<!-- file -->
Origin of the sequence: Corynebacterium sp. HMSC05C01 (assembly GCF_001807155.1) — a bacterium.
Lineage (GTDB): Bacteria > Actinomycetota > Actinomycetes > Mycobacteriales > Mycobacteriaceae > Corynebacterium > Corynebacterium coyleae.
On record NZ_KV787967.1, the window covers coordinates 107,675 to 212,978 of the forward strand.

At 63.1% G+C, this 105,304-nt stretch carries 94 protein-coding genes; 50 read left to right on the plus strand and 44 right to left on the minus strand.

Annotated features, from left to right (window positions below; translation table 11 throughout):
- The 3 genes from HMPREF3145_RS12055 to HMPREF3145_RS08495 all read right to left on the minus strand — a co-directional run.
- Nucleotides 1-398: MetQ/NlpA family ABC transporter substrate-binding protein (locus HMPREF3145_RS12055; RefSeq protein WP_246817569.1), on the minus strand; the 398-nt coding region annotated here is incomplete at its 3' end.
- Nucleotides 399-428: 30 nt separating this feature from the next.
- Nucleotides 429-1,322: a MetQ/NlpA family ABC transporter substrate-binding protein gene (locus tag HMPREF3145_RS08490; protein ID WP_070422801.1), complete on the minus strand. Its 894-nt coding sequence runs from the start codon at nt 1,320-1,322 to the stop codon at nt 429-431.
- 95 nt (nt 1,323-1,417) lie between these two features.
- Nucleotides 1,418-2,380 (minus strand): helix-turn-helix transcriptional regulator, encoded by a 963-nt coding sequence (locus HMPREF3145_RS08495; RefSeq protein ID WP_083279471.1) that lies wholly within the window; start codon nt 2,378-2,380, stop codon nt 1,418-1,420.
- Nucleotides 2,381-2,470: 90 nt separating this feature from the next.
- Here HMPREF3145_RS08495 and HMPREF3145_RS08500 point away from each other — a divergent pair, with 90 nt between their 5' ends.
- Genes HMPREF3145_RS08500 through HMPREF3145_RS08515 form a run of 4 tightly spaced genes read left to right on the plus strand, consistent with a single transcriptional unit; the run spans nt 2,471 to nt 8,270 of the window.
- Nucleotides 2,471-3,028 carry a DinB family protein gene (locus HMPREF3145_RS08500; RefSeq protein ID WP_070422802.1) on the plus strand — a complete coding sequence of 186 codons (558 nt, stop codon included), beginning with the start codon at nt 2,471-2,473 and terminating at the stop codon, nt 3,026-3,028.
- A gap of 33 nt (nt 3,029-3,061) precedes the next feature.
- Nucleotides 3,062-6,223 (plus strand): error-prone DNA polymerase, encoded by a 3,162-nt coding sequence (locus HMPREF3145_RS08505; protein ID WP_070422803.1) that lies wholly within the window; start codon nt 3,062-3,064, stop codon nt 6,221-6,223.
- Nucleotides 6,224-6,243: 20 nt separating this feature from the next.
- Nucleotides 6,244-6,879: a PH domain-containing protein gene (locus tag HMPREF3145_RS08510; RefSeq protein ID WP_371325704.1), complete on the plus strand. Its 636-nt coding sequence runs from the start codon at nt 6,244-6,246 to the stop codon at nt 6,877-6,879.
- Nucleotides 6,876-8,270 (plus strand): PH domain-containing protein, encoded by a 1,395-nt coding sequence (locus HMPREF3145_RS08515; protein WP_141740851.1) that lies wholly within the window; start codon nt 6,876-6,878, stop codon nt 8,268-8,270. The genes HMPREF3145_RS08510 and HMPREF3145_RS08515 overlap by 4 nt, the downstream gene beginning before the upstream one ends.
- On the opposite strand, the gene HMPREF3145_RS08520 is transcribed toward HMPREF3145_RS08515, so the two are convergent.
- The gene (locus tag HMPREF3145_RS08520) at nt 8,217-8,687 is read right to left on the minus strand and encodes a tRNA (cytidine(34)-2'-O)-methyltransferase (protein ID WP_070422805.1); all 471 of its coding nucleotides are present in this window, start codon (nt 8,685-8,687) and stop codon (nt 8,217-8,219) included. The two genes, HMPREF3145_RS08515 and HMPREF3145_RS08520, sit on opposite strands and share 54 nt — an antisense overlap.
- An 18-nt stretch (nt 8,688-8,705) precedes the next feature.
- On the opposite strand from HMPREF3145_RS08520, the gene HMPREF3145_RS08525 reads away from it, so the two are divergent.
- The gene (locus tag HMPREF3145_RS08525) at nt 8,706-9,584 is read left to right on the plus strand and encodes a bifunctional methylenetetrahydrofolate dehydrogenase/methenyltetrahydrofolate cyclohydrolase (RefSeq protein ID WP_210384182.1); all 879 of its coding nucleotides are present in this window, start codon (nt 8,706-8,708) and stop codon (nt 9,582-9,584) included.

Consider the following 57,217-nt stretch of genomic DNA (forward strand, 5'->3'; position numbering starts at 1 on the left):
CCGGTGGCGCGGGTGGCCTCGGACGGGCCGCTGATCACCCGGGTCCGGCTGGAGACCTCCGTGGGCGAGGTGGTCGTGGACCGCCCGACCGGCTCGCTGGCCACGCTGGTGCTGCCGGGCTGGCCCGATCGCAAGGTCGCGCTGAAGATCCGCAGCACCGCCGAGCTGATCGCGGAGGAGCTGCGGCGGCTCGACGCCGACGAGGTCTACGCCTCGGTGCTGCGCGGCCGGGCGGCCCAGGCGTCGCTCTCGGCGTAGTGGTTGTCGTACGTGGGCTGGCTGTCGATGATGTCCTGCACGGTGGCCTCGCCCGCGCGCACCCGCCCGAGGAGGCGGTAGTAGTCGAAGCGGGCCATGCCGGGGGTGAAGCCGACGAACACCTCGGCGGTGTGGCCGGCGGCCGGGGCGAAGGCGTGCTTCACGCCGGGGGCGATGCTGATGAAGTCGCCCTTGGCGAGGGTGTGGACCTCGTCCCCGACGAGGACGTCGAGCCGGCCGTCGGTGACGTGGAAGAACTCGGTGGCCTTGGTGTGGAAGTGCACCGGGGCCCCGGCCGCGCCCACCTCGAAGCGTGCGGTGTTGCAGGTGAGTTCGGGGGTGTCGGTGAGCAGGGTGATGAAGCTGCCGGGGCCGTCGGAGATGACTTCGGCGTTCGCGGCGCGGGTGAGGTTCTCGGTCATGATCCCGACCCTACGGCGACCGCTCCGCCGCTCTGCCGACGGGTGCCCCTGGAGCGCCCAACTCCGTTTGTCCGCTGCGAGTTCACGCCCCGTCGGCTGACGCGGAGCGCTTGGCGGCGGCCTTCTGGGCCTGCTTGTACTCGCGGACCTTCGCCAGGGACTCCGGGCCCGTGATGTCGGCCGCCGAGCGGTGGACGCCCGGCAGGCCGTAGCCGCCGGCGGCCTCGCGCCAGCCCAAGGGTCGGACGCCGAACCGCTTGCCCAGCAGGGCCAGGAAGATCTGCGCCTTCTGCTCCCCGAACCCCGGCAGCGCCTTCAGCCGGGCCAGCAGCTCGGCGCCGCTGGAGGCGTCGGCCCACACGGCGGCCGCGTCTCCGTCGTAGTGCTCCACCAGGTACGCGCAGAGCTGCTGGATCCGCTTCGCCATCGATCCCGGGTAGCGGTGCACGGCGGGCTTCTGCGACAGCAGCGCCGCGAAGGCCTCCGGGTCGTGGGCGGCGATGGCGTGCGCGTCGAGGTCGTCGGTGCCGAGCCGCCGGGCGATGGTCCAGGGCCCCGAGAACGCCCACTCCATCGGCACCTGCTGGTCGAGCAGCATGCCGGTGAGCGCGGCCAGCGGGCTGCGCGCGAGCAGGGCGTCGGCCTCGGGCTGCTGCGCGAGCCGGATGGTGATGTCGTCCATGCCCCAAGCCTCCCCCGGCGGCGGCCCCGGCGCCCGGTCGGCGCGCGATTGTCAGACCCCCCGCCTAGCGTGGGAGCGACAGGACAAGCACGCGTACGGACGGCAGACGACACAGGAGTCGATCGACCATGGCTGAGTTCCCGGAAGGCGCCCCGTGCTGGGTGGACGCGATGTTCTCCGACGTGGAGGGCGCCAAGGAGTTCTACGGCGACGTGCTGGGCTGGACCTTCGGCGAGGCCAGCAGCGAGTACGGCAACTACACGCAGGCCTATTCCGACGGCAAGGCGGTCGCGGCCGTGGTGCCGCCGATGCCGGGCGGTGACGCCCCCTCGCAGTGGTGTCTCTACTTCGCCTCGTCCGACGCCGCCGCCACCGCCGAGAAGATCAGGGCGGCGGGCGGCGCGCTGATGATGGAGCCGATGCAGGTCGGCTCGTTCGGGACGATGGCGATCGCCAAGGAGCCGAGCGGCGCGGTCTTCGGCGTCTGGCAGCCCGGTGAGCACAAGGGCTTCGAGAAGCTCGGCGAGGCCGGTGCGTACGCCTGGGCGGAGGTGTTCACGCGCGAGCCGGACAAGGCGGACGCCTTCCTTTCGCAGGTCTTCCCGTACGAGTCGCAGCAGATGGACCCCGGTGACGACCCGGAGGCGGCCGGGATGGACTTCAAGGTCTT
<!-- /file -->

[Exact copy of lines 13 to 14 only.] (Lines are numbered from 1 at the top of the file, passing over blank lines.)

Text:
- Here HMPREF3145_RS08495 and HMPREF3145_RS08500 point away from each other — a divergent pair, with 90 nt between their 5' ends.
- Genes HMPREF3145_RS08500 through HMPREF3145_RS08515 form a run of 4 tightly spaced genes read left to right on the plus strand, consistent with a single transcriptional unit; the run spans nt 2,471 to nt 8,270 of the window.